Book Haul: Film History, Old Cookbooks, Russia and Antarctica

I went on vacation last week and hitting up used bookstores is a long and proud vacation tradition. I also received my delivery of books from an online order while I was away, as well as some titles I have not posted as part of a haul so I decided to combine it all into a mega-haul.

(I’ll be adding affiliate purchase links to the filmish books. The cookbooks are older and more difficult to link to but I recommend a search on Alibris or eBay.)


Film Form by Sergei Eisenstein

Collected essays from everyone’s favorite director/editor. Decent paperback edition, should make for interesting reading.

Monster Show: A Cultural History of Horror by David J. Skal

Haven’t read this one yet but it spends a decent amount of space on the silent era, takes cultural context into account and has factoids that were new to me, so I consider it a worthy read. I’m not a big fan of horror but it doesn’t do to have gaps in one’s knowledge.

Gods and Goddesses of the Movies by John Kobal

Mostly got this one for the pics. It has fair coverage of John Gilbert but completely muffs Pola Negri and regurgitates all the usual myths. (Her American films were actually a ton of fun, which anyone who had actually seen them would know. I dare you to watch A Woman of the World and disagree.) This is especially obnoxious because Pola Negri was still, you know, ALIVE when this was published in the 1970s.

Rural Russia Under the Old Regime by Geroid Tanquary Robinson

I’ve been doing a bit of research into the start of the Russian film industry and rural Russia played quite a role as the novelty of films meant a steady stream of cash for itinerant film shows. (Mostly hailing from France.) I look forward to learning new things about the political climate of pre-Revolution Russia, though it was written in the 1930s so the book may require a grain of salt.

The Crossing of Antarctica by Vivian Fuchs and Edmund Hillary

Yes, I know I have a problem. No, I don’t see this Antarctic fixation ending any time soon. In the meantime, read my review of The Great White Silence.

The Old Cookbook Haul

My interest in vintage cooking inspired me to purchase a selection of books published in the silent era and I have five that I recently obtained. They were printed between the 1890s and the 1920s. None are in pristine condition but I plan on using them so it’s just as well. I am too much of a bookworm to be the right home for first editions anyway.



I’m not doing any kind of in-depth review here as they’re not strictly the topic of the blog but I do tweet recipes from them now and again and will do a lengthier piece on them if you really want it.

Here’s the damage:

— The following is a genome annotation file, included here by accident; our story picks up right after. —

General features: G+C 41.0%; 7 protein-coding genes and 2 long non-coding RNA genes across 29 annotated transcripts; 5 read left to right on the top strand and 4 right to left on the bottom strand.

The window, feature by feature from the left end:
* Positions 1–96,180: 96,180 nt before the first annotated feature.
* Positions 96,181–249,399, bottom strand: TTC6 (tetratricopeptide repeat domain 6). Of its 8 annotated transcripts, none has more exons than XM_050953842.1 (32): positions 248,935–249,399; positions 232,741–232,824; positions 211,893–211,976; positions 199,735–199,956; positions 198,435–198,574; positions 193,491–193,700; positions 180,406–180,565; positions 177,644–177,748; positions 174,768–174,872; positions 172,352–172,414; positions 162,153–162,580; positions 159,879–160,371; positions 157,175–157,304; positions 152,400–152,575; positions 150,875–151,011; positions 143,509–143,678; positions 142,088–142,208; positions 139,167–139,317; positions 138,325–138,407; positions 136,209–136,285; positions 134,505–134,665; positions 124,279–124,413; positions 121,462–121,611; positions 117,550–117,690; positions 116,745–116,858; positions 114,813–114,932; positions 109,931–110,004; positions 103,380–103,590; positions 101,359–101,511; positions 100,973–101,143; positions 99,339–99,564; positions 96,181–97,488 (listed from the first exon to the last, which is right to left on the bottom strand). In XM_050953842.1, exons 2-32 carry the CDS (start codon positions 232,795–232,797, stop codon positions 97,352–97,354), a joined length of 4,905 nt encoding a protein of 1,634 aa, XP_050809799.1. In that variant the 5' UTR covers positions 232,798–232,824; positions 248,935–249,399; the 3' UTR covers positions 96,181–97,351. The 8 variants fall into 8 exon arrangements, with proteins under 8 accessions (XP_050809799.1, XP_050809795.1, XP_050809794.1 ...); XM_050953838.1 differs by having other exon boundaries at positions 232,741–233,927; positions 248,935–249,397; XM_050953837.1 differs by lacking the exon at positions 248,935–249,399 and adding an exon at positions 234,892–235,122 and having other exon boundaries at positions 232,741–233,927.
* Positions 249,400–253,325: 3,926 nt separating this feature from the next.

Good Meals and How to Prepare Them: A Guide to Meal-Planning, Cooking and Serving by Katharine A. Fisher (1927, tested and approved by the Good Housekeeping Institute)

Woman’s Favorite Cook Book by Mrs. Gregory and Friends (1906 but a retitled edition of a 1902 publication)

Table Talk’s Illustrated Cook Book by Table Talk Magazine (1906, lavish photo illustrations)

The Boston Cooking-School Cook Book by Fannie Merritt Farmer (1906 edition)

The Century Cook Book by Mary Ronald (1908 printing of a 1895 cookbook)

I am looking forward to digging into all of these books!


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10 Replies to “Book Haul: Film History, Old Cookbooks, Russia and Antarctica”

  1. The New Zealand National Film Unit made two films of the Fuchs/Hillary expedition, one with each of the leaders. The Fuchs one was nominated for an Academy Award:

    And the other followed Kiwi national hero, Sir Edmund Hillary, who did it in a couple of tractors, more humble than Fuchs’s more classy transport:

    When I worked with and for Derek Wright he had chosen a more comfortable job as a producer, enjoying his family and his vintage car collection.

  2. Nice “haul” indeed!

    By the way, I greatly enjoyed the impressive essay on the history of polar exploration that was folded inside your film review of The Great White Silence. I already knew something about the history and controversies, but nothing like the depth of your knowledge. Maybe you’ll find a way to share the essay with a wider audience…

    On a lighter subject, who’s that nodding “yes” so enthusiastically in the gif? I recognize the face but can’t name her!

  3. Wonderful haul- Congrats! Did you happen to visit Verbatim’s used books in San Diego on your travels? Great little place on 30th St.

    Anyway, I am envious, of your cookbook haul in particular. I did find a fairly early copy of The Settlement Cookbook in a Santa Barbara shop (Chaucer’s) recently, and consider myself lucky to have spotted it on a high shelf.

    Rural Russia Under the Old Regime sounds intriguing!

  4. I thought of you the other day when I read “The Baby Blimp” by Mary Roberts Rinehart. Her main character, Tish, takes on the Hollywood system by starring in a movie that is supposed to contain NO ROMANCE WHATSOEVER. Tish insists on doing her own stunts and threatens to walk off the set when they try to introduce a leading man. There are several “Tish” books, and they are all hilarious. Tish and her two best friends, Lizzie and Aggie, are described in one of the books as “middle-aged, only if they were intending to live to a very advanced age indeed.” This story, “The Baby Blimp,” is part of a collection called “Tish Plays the Game,” which is a send-up of golf. If you have not already checked this out, you will probably want to, because it is a contemporary satire of the silent film industry. I own the book on Kindle, but I did find a link where you can read it online for free, and it is a pretty short read. here is the link:

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